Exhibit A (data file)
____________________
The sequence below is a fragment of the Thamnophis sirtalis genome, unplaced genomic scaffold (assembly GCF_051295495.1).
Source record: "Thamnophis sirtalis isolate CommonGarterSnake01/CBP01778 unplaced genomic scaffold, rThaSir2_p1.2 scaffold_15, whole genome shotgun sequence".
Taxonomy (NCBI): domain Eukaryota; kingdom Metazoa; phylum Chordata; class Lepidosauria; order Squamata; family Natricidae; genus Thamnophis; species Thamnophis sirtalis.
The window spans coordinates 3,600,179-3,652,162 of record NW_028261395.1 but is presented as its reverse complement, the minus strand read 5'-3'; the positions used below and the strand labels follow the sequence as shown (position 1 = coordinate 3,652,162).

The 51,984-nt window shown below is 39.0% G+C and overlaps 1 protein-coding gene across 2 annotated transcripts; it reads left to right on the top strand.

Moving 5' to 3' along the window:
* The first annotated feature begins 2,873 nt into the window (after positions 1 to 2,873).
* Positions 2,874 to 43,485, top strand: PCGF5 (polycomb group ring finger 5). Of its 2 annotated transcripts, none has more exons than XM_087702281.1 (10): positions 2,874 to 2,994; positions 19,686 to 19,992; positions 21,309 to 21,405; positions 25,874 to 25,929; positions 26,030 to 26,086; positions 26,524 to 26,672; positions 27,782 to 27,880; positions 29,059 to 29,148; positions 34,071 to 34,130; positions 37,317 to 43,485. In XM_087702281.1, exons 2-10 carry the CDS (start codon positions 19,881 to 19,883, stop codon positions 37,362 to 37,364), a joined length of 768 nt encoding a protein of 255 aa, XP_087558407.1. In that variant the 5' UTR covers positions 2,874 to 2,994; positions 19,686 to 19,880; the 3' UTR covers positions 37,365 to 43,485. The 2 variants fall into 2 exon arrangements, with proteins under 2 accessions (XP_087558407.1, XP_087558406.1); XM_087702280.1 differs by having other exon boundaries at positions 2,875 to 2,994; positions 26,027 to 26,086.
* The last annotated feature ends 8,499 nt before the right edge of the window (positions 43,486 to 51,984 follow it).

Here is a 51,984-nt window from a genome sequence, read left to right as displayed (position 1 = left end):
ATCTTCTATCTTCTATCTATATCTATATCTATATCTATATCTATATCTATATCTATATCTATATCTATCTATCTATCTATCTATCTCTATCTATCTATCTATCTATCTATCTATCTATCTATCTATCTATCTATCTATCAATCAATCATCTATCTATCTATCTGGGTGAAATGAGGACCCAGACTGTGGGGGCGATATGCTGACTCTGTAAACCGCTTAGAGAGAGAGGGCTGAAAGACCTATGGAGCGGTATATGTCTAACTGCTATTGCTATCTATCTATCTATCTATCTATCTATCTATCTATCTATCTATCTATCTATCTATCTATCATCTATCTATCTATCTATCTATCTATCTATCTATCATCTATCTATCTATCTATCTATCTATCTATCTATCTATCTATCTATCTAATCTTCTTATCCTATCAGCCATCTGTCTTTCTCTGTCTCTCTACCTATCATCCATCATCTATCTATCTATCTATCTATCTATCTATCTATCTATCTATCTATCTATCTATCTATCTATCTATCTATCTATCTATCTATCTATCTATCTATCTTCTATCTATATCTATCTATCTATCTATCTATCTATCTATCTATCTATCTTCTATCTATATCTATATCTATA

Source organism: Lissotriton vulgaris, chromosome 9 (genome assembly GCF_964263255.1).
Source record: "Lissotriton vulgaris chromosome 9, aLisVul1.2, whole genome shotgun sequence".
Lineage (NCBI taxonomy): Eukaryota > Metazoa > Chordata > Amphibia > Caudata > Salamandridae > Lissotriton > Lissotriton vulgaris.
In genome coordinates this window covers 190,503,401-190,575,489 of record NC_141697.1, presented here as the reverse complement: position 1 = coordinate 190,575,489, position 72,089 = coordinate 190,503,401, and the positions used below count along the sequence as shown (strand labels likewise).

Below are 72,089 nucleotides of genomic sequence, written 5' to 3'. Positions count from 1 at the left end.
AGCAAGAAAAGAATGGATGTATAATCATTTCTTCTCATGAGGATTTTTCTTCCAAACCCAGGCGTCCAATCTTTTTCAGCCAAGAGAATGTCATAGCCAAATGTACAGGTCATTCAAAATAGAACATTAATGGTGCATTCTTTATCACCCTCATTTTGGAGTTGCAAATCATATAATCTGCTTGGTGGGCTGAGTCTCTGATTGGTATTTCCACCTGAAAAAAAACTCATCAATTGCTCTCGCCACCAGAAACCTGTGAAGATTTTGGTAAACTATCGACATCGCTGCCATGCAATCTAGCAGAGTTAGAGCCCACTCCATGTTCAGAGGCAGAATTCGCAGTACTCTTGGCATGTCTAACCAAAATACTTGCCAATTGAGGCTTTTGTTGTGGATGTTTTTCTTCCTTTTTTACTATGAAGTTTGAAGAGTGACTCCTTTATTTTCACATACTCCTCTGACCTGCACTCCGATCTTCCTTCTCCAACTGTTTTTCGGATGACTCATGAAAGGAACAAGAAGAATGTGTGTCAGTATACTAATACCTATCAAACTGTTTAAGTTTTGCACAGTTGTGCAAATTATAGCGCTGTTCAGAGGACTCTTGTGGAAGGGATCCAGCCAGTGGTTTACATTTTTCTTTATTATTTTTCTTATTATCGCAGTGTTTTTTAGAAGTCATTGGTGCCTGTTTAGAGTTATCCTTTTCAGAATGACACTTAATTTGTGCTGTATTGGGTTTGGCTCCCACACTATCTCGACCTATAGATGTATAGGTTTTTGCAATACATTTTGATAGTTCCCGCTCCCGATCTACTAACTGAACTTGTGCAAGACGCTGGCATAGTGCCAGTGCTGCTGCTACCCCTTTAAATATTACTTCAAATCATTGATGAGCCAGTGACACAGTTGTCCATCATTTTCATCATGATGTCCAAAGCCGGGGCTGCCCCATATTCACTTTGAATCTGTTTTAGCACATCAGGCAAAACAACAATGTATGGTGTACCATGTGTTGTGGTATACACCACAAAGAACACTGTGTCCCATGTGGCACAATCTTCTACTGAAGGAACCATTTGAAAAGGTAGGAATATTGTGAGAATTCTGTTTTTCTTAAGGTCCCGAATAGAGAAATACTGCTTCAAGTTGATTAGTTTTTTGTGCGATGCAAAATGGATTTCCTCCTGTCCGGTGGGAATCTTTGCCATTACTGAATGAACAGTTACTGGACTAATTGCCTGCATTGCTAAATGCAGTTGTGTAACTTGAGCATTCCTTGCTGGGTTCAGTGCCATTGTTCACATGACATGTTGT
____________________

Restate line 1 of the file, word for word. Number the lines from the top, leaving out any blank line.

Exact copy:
The sequence below is a fragment of the Thamnophis sirtalis genome, unplaced genomic scaffold (assembly GCF_051295495.1).